Doing a Data Quality Analysis (DQA) is a challenging task. You need to get your head into the domain of the business to understand what the data is all about. You need to talk to the users of the organization to understand how they work with data. And within hours you’ll most probably have a dozen of different data sources that you need to dig into.
Tools, tools, tools
The DQA is not trivial, actually the opposite, so often you’ll see that tool support is lacking. The analyst himself will have to use a toolset that is just as diverse and uncontrollable as the data he is trying to manage. The problem with such an approach is that it will eventually get in your way because you’re trying to get 2-3 independent tools to work nicely together, instead of just having these functions available where you need them.
I don’t mind combining tools at all, but we have to do so with care and acknowledge that combining tools also adds a lot of constraints to our working process. Let us for example say that you’re doing an analysis of string patterns in a set of Company names. You’re noticing a piece of the pattern that shows out to be legal forms like GmbH, Ltd, A/S and so on. You want to separate the legal form from the company name, but switching between tools that do the pattern finding (a profiling tool) and the separation (a transformation, perhaps even ETL, tool) means that you have to go back to step 1 in your workflow and re-do all the steps in your flow in different tools. If your chain of analysis steps is more than just a few steps long, then you’re out for a lot of waste.
Now let’s have a look of some of the characteristics of doing a data quality analysis:
- Explorative – you need to go into the analysis with an open mind and explore the problem domain as well as the data’s current state.
- Interactive – you will need to go repeatedly from overview to detail view and adjust your presumptions along the way.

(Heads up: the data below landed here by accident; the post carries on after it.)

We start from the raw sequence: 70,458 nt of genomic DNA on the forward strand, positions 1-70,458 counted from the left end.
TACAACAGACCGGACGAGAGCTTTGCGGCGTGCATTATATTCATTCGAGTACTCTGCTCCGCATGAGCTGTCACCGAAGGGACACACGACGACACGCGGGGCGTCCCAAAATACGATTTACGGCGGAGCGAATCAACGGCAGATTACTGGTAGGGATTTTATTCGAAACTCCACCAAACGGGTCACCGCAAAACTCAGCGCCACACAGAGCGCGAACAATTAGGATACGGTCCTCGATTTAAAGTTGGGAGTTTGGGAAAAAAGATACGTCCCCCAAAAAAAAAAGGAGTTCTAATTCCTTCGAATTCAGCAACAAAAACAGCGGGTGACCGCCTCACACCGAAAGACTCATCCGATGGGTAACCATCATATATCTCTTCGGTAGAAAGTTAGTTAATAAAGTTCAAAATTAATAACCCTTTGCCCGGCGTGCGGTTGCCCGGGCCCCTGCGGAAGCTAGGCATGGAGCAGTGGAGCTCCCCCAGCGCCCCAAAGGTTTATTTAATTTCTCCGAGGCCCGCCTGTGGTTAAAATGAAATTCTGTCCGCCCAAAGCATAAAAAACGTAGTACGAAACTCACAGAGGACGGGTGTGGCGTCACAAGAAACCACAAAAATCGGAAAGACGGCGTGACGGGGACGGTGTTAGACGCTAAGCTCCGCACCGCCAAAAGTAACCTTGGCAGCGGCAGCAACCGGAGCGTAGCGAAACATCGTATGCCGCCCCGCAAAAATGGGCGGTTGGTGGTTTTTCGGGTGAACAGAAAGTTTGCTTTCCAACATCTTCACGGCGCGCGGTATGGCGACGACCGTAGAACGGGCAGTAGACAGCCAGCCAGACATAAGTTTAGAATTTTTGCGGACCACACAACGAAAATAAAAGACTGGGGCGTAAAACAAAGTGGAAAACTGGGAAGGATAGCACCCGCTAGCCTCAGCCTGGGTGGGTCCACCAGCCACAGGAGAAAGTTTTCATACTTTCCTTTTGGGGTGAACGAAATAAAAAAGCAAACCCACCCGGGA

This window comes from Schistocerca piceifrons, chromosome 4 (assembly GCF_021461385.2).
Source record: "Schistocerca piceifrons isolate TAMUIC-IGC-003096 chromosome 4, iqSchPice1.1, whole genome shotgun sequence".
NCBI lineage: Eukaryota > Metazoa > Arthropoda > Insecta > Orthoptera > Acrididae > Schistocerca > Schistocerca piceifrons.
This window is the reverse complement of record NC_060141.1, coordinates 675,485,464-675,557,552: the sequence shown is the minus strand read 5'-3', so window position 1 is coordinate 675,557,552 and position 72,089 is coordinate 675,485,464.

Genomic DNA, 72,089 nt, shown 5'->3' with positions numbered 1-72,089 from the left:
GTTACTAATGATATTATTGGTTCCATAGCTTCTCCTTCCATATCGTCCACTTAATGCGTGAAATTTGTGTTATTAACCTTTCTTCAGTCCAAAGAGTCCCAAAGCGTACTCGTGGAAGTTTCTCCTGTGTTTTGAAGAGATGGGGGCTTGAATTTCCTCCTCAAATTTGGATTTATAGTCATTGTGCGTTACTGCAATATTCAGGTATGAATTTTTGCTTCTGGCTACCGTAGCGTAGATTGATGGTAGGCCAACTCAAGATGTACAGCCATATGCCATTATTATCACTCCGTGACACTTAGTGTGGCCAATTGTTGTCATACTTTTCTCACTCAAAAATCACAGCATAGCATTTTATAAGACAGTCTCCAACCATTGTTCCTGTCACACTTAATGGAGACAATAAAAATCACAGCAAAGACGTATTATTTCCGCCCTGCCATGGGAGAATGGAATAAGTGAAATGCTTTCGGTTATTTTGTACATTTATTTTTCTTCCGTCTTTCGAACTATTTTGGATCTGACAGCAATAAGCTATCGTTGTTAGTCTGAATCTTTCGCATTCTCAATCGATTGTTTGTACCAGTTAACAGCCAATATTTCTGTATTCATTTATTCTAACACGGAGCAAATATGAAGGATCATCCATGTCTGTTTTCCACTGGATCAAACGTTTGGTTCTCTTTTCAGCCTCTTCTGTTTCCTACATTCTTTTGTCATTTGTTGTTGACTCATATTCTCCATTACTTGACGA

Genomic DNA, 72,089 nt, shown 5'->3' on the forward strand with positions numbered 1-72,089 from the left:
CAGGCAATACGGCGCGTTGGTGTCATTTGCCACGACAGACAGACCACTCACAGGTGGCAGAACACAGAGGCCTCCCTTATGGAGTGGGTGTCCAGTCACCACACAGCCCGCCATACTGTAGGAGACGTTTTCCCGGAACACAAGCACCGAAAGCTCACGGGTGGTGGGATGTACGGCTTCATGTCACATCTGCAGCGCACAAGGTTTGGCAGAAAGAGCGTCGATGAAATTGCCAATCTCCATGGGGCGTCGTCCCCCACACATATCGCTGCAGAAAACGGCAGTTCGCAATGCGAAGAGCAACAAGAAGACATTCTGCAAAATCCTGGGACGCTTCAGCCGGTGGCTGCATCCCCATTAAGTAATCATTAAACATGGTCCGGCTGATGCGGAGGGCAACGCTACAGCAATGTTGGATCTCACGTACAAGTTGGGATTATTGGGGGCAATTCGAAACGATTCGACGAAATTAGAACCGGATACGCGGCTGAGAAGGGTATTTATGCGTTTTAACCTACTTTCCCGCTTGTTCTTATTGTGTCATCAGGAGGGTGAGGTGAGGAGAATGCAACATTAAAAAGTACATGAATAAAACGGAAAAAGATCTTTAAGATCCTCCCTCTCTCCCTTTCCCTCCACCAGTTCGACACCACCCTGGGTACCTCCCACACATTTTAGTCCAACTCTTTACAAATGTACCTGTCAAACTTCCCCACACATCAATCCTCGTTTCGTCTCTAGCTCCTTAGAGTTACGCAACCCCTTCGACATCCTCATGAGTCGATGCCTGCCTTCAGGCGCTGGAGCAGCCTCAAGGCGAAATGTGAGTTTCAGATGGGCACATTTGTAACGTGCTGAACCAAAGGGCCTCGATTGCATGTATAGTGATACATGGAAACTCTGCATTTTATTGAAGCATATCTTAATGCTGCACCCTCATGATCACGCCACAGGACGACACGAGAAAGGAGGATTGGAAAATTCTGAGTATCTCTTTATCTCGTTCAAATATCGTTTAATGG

- Temporary and non-persistent – an analysis is an activity that provides a snapshot of the current state as well as a set of recommended actions. It’s not something that immediately feeds back into the data source from which it originates. And it does not require permanent deployment of any applications (that would be monitoring, which is only meaningful after a thorough analysis).
- Multi-sourced – At the analysis stage there is very rarely a data source containing the “single version of the truth”. This is why as an analyst you have to prepare to deal with multiple data sources, such as databases, Excel spreadsheets, MS Access files and so on.
So what happens then?
Way too often what happens is that the analyst turns to a full-fledged ETL tool because it’s the most generic tool that can configured to support most operations. So what’s wrong with that?
Transformations for the DQ domain
The transformations that you want to employ in a Data Quality Analysis are typically quite different than those that come out-of-the-box in database scripts and ETL tools. Such tools are typically quite generic and will provide general purpose tokenizers etc., but will typically lack transformations pertaining to the DQ-domain, such as date mask matchers, dictionary lookups and synonym replacements, standardization of email adresses, names and URL’s. If we really want to have “everything in one place”, then we should also be carefull that “everything” is not just the lowest common denominator.
Transformations are persistent
When you do pre-processing in separate tools, you also need to persist your transformed datasets. In a Data Quality Analysis this is just a waste of resources and provides poor performance. If you need to perform transformations, apply filtering etc. for the purpose of analysis, profiling and exploring your data it is much more feasible to just perform these transformations when needed in stead of storing them up front. This also allows for a much more free user experience where you can actually experiment with your data and you analysis in stead of having to overthink it.
In conclusion this adds up to a tough case for data analysis tools. It’s very hard to compress all your DQA needs into a single tool and it seems that a lot of vendors are trying to separate transformation activities from analyzing activities because it’s the most convenient solution from a product development perspective.
These have been some of the thoughts that we’ve had in mind for the last half year while developing the next version of the open source Data Quality application, DataCleaner. Last monday we released DataCleaner 2.0 and it resembles our attempt to bridge the gap between the time-consuming ETL tools, complicated data mining tools and the constrained “pure profiling” applications. Let this be an invitation to join the debate around data profiling tools – do you agree with the DQA toolset requirement perspective that we’re presenting or are other features more important? How do you see the future for DQA tools?